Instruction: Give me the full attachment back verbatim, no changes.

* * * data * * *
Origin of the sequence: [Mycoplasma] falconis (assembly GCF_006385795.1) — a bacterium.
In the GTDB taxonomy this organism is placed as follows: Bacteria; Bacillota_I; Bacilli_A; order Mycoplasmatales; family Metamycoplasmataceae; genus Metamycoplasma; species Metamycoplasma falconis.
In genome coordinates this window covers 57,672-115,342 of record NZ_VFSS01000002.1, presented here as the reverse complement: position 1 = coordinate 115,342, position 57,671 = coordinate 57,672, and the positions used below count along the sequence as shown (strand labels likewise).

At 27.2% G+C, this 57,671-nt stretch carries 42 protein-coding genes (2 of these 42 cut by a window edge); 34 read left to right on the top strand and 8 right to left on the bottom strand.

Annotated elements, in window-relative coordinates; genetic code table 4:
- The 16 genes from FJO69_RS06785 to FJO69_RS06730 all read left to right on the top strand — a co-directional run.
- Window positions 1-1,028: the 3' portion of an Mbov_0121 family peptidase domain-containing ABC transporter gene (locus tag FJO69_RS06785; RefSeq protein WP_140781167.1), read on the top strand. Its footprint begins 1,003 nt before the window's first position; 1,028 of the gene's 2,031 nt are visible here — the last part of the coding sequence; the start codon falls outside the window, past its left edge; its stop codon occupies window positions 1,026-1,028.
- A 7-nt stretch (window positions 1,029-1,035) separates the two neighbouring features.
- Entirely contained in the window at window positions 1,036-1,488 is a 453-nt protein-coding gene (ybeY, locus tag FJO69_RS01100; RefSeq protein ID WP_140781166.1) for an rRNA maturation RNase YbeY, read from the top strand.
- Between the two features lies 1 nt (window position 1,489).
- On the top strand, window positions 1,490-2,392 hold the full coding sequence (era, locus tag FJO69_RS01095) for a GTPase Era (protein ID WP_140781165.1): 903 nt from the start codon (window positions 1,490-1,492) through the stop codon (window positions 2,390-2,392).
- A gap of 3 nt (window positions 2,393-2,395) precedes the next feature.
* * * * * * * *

Origin of the sequence: [Mycoplasma] falconis (assembly GCF_006385795.1) — a bacterium.
In the GTDB taxonomy this organism is placed as follows: Bacteria; Bacillota_I; Bacilli_A; order Mycoplasmatales; family Metamycoplasmataceae; genus Metamycoplasma; species Metamycoplasma falconis.
In genome coordinates this window covers 57,672-115,342 of record NZ_VFSS01000002.1, presented here as the reverse complement: position 1 = coordinate 115,342, position 57,671 = coordinate 57,672, and the positions used below count along the sequence as shown (strand labels likewise).

At 27.2% G+C, this 57,671-nt stretch carries 42 protein-coding genes (2 of these 42 cut by a window edge); 34 read left to right on the top strand and 8 right to left on the bottom strand.

Annotated elements, in window-relative coordinates; genetic code table 4:
- The 16 genes from FJO69_RS06785 to FJO69_RS06730 all read left to right on the top strand — a co-directional run.
- Window positions 1-1,028: the 3' portion of an Mbov_0121 family peptidase domain-containing ABC transporter gene (locus tag FJO69_RS06785; RefSeq protein WP_140781167.1), read on the top strand. Its footprint begins 1,003 nt before the window's first position; 1,028 of the gene's 2,031 nt are visible here — the last part of the coding sequence; the start codon falls outside the window, past its left edge; its stop codon occupies window positions 1,026-1,028.
- A 7-nt stretch (window positions 1,029-1,035) separates the two neighbouring features.
- Entirely contained in the window at window positions 1,036-1,488 is a 453-nt protein-coding gene (ybeY, locus tag FJO69_RS01100; RefSeq protein ID WP_140781166.1) for an rRNA maturation RNase YbeY, read from the top strand.
- Between the two features lies 1 nt (window position 1,489).
- On the top strand, window positions 1,490-2,392 hold the full coding sequence (era, locus tag FJO69_RS01095) for a GTPase Era (protein ID WP_140781165.1): 903 nt from the start codon (window positions 1,490-1,492) through the stop codon (window positions 2,390-2,392).
- A gap of 3 nt (window positions 2,393-2,395) precedes the next feature.